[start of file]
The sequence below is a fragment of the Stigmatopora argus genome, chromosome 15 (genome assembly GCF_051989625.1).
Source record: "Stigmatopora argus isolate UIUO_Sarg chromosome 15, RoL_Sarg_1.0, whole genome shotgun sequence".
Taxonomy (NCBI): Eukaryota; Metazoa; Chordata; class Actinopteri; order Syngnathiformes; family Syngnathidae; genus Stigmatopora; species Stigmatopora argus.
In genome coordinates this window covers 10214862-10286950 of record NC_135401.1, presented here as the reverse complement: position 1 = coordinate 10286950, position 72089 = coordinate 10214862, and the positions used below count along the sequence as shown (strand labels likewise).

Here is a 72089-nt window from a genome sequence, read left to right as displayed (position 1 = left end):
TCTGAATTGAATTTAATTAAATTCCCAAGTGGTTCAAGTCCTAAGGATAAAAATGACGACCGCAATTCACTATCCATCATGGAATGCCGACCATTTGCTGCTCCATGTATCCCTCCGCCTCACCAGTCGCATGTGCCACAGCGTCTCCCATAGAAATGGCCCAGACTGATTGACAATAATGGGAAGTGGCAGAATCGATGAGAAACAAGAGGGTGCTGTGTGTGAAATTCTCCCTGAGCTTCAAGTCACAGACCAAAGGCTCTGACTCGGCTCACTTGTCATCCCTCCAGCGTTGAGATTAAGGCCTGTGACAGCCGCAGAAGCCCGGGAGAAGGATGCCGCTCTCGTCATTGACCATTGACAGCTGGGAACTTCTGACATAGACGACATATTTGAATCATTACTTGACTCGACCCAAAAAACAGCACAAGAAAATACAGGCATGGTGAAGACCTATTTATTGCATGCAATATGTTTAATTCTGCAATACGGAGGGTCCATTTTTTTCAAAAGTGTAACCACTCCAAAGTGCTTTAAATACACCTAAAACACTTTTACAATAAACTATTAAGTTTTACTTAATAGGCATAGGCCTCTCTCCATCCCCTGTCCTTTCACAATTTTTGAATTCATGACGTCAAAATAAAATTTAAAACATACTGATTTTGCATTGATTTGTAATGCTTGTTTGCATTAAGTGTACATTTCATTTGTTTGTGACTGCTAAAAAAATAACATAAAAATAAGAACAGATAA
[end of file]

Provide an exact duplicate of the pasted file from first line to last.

The sequence below is a fragment of the Stigmatopora argus genome, chromosome 15 (genome assembly GCF_051989625.1).
Source record: "Stigmatopora argus isolate UIUO_Sarg chromosome 15, RoL_Sarg_1.0, whole genome shotgun sequence".
Taxonomy (NCBI): Eukaryota; Metazoa; Chordata; class Actinopteri; order Syngnathiformes; family Syngnathidae; genus Stigmatopora; species Stigmatopora argus.
In genome coordinates this window covers 10214862-10286950 of record NC_135401.1, presented here as the reverse complement: position 1 = coordinate 10286950, position 72089 = coordinate 10214862, and the positions used below count along the sequence as shown (strand labels likewise).

Here is a 72089-nt window from a genome sequence, read left to right as displayed (position 1 = left end):
TCTGAATTGAATTTAATTAAATTCCCAAGTGGTTCAAGTCCTAAGGATAAAAATGACGACCGCAATTCACTATCCATCATGGAATGCCGACCATTTGCTGCTCCATGTATCCCTCCGCCTCACCAGTCGCATGTGCCACAGCGTCTCCCATAGAAATGGCCCAGACTGATTGACAATAATGGGAAGTGGCAGAATCGATGAGAAACAAGAGGGTGCTGTGTGTGAAATTCTCCCTGAGCTTCAAGTCACAGACCAAAGGCTCTGACTCGGCTCACTTGTCATCCCTCCAGCGTTGAGATTAAGGCCTGTGACAGCCGCAGAAGCCCGGGAGAAGGATGCCGCTCTCGTCATTGACCATTGACAGCTGGGAACTTCTGACATAGACGACATATTTGAATCATTACTTGACTCGACCCAAAAAACAGCACAAGAAAATACAGGCATGGTGAAGACCTATTTATTGCATGCAATATGTTTAATTCTGCAATACGGAGGGTCCATTTTTTTCAAAAGTGTAACCACTCCAAAGTGCTTTAAATACACCTAAAACACTTTTACAATAAACTATTAAGTTTTACTTAATAGGCATAGGCCTCTCTCCATCCCCTGTCCTTTCACAATTTTTGAATTCATGACGTCAAAATAAAATTTAAAACATACTGATTTTGCATTGATTTGTAATGCTTGTTTGCATTAAGTGTACATTTCATTTGTTTGTGACTGCTAAAAAAATAACATAAAAATAAGAACAGATAA